The Sponsors Step Up

Posted: June 2, 2010 in Uncategorized

I’m at the Jackson Correctional Institution (JCI), a facility in the Wisconsin Prison System (WPS).  Boy, my sponsors really have come through for me recently.  First, a little background which if you’ve been following along you may not have known.  In my past life prior to coming to prison, I was an Information Technology (IT) professional.  I managed server and information systems and wrote computer programs using a Microsoft environment called the .NET Framework, specifically using the language called Visual Basic.NET (vbnet).  In that world, prior to coming to prison, I had excelled and actually had begun to be known because of my skills.  I had consulted on various projects across the United States and at the time of my incarceration was employed by a Fortune 500 company.  I tell you all this to tell you that one of the things I miss most is the mental occupation a particular issue in software development would cause and the awesome feeling when a solution was found.  But this past week one of my sponsors sent me a book that dealt with another .NET Framework language called C# or csharp.  It’s similar to vb.net, but more like java if you are into that sort of thing.  Anyway, I’ve poured myself into studying this and it turns out I retain it better than even if I had a computer!  But the best part is I’ve been mentally occupied with something useful, something that might be beneficial to me when I’m released hopefully by the end of the year.  Of course, whether or not I’ll get a job in IT is unknown at this point.  We’ll see.  Feel free to email my sponsors if you have a thought on this! 🙂

But that’s not the only thing the sponsors of this blog did for me this week!  One of them actually came to see me! I got paged on the intercom where I was told that I had a visitor.  Who could it be?  All of my sponsors have been added to my Visitor list but I’d never had a clue I’d  actually get one.  JCI is so far away from Waukesha County I figured I’d never get a visit.  So, I went to my cell and changed into my stated issued green clothing and walked up to the main building.  There was one guy in front of me who quickly let me know of a potential problem.  Most of the time when we wear our state issued clothes, we’re allowed to wear our tennis shoes instead of our state issued shoes.  Apparently not for visiting day though!  So I started worrying about this.  After about 15 minutes, the door opened and we all came in.  The guard, whom by the way is the only guard of any kind of color I’ve seen here immediately noticed my shoes and asked me if it was my first time having a visitor to which I replied yes.  He sent the others ahead and told me the rules.  One kiss and embrace at the beginning and end, you can hold hands in the middle and we had to face each other during the visit.  He told me not to “reinvent the love book”, to which I realized my visitor was female.  I could not handle any money.  I acknowledged.  Finally I was allowed in.  Turned out my visitor was someone we’ll call Sophia, a married mother who is in the IT field herself.  I had had the good fortune of working with her in the past and she signed on as a sponsor of this blog soon after I was first arrested.  Sophia had been in the area due to a seminar of some sort and had decided to drop in at the last minute for a visit.  I was glad she did!  We talked about former co-workers, her family and what she is doing now.  Of course, my health came up as I looked a little different without eyebrows!  But the hour long visit was great!  For a little while I joked and laughed with an old friend and got to pretend I wasn’t here.  Man, a normal conversation focused around real life issues.  I just wish it hadn’t ended so soon.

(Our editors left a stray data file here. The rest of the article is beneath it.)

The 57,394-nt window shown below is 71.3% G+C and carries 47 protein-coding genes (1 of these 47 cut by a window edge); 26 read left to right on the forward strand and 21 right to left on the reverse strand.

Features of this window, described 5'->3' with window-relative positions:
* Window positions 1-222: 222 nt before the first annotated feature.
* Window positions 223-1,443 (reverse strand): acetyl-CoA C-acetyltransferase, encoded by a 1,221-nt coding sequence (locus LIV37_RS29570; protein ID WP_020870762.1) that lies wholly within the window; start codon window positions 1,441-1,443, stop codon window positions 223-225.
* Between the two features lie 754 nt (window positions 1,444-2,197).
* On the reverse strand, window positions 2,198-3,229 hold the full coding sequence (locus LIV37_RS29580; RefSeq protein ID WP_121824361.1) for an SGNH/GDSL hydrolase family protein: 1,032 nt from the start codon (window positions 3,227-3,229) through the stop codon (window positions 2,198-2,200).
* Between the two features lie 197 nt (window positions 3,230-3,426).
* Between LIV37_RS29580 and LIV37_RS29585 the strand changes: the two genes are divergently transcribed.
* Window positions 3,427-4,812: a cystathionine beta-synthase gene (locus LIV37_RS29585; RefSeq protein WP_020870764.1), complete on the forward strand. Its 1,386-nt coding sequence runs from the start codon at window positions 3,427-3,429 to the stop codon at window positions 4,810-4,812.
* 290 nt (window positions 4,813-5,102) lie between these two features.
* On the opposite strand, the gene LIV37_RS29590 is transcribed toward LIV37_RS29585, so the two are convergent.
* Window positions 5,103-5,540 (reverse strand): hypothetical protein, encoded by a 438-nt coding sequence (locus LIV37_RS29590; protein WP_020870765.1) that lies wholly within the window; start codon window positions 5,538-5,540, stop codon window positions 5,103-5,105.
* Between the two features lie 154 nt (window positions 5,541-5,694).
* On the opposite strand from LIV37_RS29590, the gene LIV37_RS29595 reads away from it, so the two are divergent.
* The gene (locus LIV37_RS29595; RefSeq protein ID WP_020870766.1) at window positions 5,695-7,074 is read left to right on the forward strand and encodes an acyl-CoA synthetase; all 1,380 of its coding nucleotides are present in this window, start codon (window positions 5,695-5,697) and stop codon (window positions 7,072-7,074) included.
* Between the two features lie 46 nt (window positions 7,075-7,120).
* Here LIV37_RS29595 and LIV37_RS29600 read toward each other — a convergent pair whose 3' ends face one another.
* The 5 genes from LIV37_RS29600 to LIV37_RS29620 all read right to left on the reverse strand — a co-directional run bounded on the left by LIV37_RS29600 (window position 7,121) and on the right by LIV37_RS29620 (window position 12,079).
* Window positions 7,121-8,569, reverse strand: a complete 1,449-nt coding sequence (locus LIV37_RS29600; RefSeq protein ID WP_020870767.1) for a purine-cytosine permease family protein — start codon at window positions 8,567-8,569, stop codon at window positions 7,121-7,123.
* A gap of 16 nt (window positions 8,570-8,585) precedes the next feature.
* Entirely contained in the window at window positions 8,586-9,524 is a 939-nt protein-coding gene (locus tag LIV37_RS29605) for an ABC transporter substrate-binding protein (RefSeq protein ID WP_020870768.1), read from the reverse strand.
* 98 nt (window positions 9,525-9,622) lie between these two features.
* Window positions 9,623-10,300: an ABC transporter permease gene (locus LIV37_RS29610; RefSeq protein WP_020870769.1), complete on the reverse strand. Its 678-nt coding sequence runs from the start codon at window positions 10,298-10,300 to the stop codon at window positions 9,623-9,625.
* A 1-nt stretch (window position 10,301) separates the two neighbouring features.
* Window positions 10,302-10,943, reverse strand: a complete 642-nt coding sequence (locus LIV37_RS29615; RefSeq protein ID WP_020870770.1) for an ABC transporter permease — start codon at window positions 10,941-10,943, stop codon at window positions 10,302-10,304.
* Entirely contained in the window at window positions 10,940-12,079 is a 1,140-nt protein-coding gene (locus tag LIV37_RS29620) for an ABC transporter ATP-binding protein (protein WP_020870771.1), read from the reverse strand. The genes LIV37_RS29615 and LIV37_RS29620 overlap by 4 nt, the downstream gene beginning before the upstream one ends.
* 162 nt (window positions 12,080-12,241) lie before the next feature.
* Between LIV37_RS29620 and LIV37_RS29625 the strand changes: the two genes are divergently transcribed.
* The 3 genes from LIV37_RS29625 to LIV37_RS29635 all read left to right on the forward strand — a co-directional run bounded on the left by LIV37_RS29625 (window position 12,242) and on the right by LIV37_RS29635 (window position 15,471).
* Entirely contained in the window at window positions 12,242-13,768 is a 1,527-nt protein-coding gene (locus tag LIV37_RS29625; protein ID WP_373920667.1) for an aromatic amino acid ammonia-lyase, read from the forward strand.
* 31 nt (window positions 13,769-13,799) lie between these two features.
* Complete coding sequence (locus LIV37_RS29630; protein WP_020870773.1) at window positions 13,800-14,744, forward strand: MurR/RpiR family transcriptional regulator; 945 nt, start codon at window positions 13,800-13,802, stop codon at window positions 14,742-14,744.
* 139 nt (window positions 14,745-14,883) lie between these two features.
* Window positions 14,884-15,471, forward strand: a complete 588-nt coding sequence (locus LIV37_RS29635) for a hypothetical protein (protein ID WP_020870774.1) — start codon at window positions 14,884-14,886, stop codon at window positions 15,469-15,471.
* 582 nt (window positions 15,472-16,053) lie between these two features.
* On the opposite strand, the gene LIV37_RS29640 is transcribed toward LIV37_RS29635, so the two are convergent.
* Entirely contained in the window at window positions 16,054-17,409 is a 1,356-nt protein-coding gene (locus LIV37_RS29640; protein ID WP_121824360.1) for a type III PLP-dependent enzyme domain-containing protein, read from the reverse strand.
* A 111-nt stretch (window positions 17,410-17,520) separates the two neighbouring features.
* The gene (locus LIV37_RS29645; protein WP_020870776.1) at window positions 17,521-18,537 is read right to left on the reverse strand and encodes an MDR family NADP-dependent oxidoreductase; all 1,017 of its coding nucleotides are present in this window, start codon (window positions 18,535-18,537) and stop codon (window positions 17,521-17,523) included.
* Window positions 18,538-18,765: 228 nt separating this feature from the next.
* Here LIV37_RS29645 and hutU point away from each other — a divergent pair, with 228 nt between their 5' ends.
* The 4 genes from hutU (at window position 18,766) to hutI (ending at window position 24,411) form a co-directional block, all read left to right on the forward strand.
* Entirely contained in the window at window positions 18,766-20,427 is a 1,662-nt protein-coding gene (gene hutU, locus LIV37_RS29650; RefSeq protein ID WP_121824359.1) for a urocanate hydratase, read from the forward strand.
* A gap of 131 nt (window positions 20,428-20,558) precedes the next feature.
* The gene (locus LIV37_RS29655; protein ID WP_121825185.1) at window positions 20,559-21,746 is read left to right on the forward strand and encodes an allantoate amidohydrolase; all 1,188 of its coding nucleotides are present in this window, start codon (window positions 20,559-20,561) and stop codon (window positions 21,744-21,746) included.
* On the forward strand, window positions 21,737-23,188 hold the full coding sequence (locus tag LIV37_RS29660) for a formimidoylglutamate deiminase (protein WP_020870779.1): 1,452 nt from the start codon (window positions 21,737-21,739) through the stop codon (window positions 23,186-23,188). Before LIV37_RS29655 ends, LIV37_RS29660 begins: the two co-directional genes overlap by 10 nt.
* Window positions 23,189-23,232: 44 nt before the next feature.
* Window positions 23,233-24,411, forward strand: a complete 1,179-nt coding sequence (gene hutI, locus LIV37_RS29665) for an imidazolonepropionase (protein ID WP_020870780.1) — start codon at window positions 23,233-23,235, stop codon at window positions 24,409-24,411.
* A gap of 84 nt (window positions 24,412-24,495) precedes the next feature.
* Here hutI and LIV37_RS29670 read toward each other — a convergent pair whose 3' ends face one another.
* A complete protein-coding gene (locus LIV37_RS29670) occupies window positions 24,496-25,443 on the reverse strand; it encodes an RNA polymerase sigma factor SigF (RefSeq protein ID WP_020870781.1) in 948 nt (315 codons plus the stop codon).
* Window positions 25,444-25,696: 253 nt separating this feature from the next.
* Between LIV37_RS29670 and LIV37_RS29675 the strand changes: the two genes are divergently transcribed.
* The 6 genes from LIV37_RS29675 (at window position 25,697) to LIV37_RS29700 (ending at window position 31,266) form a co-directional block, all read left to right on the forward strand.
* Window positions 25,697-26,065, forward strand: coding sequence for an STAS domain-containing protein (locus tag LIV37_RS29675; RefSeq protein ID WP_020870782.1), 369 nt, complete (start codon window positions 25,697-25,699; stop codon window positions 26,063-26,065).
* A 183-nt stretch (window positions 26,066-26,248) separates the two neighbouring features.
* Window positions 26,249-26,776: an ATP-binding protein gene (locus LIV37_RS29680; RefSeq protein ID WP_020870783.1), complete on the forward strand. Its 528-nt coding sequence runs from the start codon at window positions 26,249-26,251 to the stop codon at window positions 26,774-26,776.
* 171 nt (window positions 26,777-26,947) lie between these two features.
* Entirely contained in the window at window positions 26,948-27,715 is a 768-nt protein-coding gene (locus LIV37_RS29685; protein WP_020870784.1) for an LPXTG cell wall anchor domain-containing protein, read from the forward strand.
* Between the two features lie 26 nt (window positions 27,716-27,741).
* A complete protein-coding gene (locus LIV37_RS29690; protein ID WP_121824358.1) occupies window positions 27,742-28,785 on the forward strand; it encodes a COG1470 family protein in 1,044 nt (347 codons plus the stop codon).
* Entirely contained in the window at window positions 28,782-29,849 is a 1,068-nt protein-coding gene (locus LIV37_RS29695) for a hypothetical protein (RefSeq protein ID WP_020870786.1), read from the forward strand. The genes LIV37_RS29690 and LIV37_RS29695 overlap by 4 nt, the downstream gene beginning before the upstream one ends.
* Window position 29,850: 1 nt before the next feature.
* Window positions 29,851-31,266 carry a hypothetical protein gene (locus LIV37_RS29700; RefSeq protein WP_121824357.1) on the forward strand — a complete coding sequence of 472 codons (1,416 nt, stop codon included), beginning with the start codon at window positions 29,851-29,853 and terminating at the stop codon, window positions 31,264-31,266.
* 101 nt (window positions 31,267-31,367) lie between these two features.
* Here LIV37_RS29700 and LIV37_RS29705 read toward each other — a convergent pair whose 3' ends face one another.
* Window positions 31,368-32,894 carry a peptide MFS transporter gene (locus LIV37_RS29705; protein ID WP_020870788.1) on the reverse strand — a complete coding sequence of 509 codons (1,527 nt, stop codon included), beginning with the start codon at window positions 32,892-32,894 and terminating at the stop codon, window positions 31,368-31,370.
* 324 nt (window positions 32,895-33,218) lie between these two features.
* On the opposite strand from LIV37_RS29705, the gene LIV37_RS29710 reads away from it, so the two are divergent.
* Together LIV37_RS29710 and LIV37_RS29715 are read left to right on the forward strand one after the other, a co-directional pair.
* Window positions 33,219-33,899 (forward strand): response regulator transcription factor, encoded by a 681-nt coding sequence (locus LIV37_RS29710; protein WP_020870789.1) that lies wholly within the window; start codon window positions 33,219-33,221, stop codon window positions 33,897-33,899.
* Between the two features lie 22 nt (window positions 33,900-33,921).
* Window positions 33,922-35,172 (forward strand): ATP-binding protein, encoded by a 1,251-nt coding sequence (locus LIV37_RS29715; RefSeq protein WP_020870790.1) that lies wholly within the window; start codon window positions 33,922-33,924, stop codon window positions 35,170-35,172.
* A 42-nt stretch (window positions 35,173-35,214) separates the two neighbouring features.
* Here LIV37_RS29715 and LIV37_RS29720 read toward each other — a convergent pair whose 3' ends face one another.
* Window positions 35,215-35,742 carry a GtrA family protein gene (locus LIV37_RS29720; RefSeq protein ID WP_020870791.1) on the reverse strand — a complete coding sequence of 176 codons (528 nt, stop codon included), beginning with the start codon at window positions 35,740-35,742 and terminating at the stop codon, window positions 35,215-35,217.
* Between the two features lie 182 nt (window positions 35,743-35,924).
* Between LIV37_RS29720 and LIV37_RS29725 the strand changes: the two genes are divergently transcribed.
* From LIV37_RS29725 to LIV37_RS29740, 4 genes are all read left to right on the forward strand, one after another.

After Sophia left, I began the walk back to my unit.  Spring is so here.  The softball and basketball leagues have been organized and are underway.  I watched the games go on as I walked.  My thoughts turned to how grateful I am to Sophia and the rest of the sponsors of this blog and some of my other friends.  Between God and them, contrary to how I feel sometimes, I’m never truly alone.  That means so much to me.

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